Imagine this scene. It’s a crisp, blue-sky afternoon in July. Crowds are milling around Federation Square – a mix of tourists and locals. Suddenly, the music starts, and four people in the crowd begin to dance – gradually others join them, increasing to a group of 40 or so. It’s a seemingly random act, yet it’s been choreographed and rehearsed by the dancers. To anyone watching, it’s a disparate group – a mix of ages, shapes and sizes, racial backgrounds and dancing abilities. The crowd is watching, engaged, recording the routine on their phones. Once the dance is over, the group disperses into the crowd, and people resume what they were doing.
I recently participated in this flash mob dance – my first ever. To be honest, I’m not much of a dancer, so it took some courage to sign up, especially knowing the potential reach via social media. In the end, though, I was swayed by both the purpose of the flash mob, and my inspiring friend who organized the event. Plus, my 10-year-old daughter was full of enthusiasm for the idea.
A flash mob is usually performed for art or entertainment – but in this case, it was an innovative way of communicating a serious message about the treatment of refugees. It was instigated by Melbournian Deb Hitchen, as an opportunity for Australians to think about the refugee crisis in a different way – contemplative, rather than through political slogans and messages underpinned by fear. The dance was filmed, and brief interviews were also included in the youtube clip, to add some context – then released via social media, for people to view, absorb and reflect. Although it was my first time, the event has been running for two years.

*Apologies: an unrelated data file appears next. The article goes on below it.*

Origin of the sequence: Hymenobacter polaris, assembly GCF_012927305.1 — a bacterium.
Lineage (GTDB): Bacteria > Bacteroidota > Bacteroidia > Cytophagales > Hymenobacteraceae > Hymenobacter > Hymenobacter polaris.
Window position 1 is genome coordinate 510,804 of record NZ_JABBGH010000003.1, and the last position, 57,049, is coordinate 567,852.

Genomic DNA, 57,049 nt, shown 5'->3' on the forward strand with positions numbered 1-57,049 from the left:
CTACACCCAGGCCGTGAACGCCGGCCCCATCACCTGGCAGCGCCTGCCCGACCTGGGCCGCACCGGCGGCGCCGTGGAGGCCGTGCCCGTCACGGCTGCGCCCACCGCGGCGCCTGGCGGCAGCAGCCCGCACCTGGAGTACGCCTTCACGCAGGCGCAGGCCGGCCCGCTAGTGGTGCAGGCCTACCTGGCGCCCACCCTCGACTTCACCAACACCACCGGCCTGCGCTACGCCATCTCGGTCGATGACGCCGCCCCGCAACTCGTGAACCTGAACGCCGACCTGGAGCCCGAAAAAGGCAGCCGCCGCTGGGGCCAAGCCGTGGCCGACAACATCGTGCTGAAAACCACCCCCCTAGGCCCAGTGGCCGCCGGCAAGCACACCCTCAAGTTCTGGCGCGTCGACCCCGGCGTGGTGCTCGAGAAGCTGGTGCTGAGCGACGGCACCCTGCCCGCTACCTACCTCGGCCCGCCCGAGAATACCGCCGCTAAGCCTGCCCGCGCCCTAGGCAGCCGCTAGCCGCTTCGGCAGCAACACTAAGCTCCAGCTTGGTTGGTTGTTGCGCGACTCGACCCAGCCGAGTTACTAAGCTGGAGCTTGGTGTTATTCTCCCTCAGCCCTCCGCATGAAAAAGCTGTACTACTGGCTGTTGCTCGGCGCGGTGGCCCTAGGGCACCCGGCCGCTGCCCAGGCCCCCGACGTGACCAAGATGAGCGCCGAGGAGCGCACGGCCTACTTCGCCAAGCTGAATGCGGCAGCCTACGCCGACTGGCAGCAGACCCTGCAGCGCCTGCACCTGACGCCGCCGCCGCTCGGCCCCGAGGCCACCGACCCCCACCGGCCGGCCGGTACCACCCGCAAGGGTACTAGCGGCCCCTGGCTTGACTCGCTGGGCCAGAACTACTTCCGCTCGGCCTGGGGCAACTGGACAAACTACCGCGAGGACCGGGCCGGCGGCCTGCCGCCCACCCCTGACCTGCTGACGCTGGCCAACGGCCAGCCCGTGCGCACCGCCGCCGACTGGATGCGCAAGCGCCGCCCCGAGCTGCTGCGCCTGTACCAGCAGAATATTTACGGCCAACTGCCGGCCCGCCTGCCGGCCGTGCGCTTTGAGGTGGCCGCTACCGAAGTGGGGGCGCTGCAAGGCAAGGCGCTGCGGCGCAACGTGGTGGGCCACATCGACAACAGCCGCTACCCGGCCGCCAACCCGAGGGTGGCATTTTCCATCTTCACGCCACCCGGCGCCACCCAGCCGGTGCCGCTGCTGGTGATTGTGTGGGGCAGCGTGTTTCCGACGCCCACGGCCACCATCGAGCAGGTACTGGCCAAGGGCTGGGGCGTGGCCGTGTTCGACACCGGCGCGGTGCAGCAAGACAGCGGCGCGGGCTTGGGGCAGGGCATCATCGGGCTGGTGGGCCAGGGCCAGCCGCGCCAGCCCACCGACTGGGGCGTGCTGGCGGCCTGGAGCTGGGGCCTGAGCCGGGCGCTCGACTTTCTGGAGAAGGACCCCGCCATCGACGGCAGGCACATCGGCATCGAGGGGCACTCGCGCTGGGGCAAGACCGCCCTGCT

It’s always inspiring when people dream up original ways of communicating their message – but even more so when the message is a tricky one to deliver. Talking about the plight of refugees can be controversial and complicated – because there’s a range of different perspectives, based on our own experiences, beliefs and fears. We’ve become somewhat immune to news updates, television images and the regular catchphrases. Almost daily, we hear the words “asylum seekers” or “refugees” in the media – and it’s easy to tune out, to think there’s nothing that one person can do. It’s in the ‘too hard’ basket.
But for Deb, there is something that can be done – and the first step is to ask ordinary Australians to consider refugees as actual people, just like you and me: to put ourselves in their shoes. Through Deb’s work in the refugee sector, she’s met many people from refugee backgrounds, and heard first-hand their stories of struggle and survival. She also realised that their aspirations are no different to our own. In the end, the most important things in life are the health, happiness and safety of our loved ones – regardless of where you’re from. Our core values and basic desires are aligned – hence the name of her project became: How Different Are We?
However, Deb was quick to clarify that this doesn’t mean difference is bad. “Difference is great, and we should celebrate differences between people and cultures. It’s just saying that our core needs are the same – we all want safety for our family, a doctor or medical service nearby, and a school to send our children”.
When I asked about the specific moment of inspiration, Deb described a frustrated moment on the couch: “If things went horribly wrong in Australia and we had to flee to another country, how would we hope to be treated when we arrived there? We wouldn’t expect to be greeted with indefinite detention – we’d expect to be treated with compassion and for there to be a fair and humane process for assessing our claims for asylum”.